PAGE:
As a politically engaged woman, Assaf spoke about her aspirations to see female representation in her political party of choice. But she considered Hezbollah’s decision to distance women from legislative roles for the time being to be not worthy of extended critique.
Dima Fakih, a 27-year-old Lebanese woman living abroad, considers herself to be a supporter of the party. While her social views and lifestyle are distinct from those of traditional Hezbollah followers, Fakih supports the party for its regional role and anti-Zionist stance.
“I used to work in Parliament and would watch how the MPs interacted during the open sessions. It was then that I really noticed how Hezbollah MPs, in particular, were the least corrupt. They actually were there to work as legislators,” she said.
Based on this experience, Fakih did not interpret Nasrallah’s comments as shocking or pejorative to women.
“Actually, I didn’t really see what he said in the interview as a negative thing,” she said.
“He talks about the proficiency of women in all fields and he spoke of [Minister of State for Administrative Development] Inaya Ezzeddine as a role model to all women.” Ezzeddine is a member of the Hezbollah-allied Amal Movement.
Drawing upon cultural barriers, Fakih also commented on the social aspects of any MP’s job. “MPs are always socializing in their work. Many of them go to each other’s houses for late night dinners and sometimes they sleep over. At the end of the day, Lebanon is a conservative society. And followers of Hezbollah, in particular, are conservative,” she said, pointing out that this would be seen as inappropriate behavior for many women.
Her only bone to pick was that Nasrallah had not offered a solution to this central problem.
“What bothers me is that he didn’t propose a thing to change the system,” she added.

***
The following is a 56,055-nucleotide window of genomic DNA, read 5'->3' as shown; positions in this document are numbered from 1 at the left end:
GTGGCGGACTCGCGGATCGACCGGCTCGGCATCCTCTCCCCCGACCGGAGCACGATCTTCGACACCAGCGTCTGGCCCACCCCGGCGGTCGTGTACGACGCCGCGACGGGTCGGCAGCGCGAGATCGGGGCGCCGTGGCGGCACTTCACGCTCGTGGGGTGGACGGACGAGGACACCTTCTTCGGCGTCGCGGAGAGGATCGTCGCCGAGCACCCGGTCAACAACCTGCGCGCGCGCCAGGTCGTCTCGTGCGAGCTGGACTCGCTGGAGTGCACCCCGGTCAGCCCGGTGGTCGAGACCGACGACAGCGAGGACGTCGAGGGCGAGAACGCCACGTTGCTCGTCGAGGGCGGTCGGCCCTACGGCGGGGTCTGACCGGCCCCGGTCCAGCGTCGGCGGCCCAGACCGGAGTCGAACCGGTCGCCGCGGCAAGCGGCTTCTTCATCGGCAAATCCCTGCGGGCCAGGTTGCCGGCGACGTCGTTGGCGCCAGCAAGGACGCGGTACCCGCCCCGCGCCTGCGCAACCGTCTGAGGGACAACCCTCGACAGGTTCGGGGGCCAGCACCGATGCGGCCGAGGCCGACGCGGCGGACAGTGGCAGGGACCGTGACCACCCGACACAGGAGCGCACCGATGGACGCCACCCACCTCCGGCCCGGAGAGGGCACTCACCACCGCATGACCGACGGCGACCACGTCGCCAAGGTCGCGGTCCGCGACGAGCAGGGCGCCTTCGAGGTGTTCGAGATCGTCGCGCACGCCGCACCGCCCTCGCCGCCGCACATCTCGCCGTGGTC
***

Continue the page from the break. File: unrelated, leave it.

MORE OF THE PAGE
Mona Ayoub, 20, expressed internal conflict she had felt over the party’s decision, her own ideologies and her family roots. While born and raised in Beirut, Ayoub’s family is from the southern Lebanese Hezbollah stronghold of Bint Jbeil.
Speaking passionately about her indignation with Hezbollah’s decision, she also remarked on the guilt she felt over this.
Without Nasrallah, she said, she would have been robbed of the ability to visit her hometown.
“I’m a feminist and I have no problem saying that. So when I [watched the interview], I was furious and so angry. It was extremely disappointing, but strangely I still look up to [Nasrallah], almost as if he is a father figure.”
Ayoub spoke about the close trust and bond she had formed with the political leader based on family opinions and televised interviews. While she described him as “eloquent” and “wise,” the American University of Beirut student also noted her conflicting opinions. Socially, she said, she leaned toward the left. A champion of civil marriages, LGBTQ rights, anti-sectarianism, Ayoub does not fit the mold of the “traditional” Hezbollah follower.
“In my mind, I would call myself a supporter but I guess on paper I would not. This dichotomy of feeling, like I need to owe him something, is something I’ve struggled with my whole life, but I enjoy this struggle ... It’s a part of who I am.”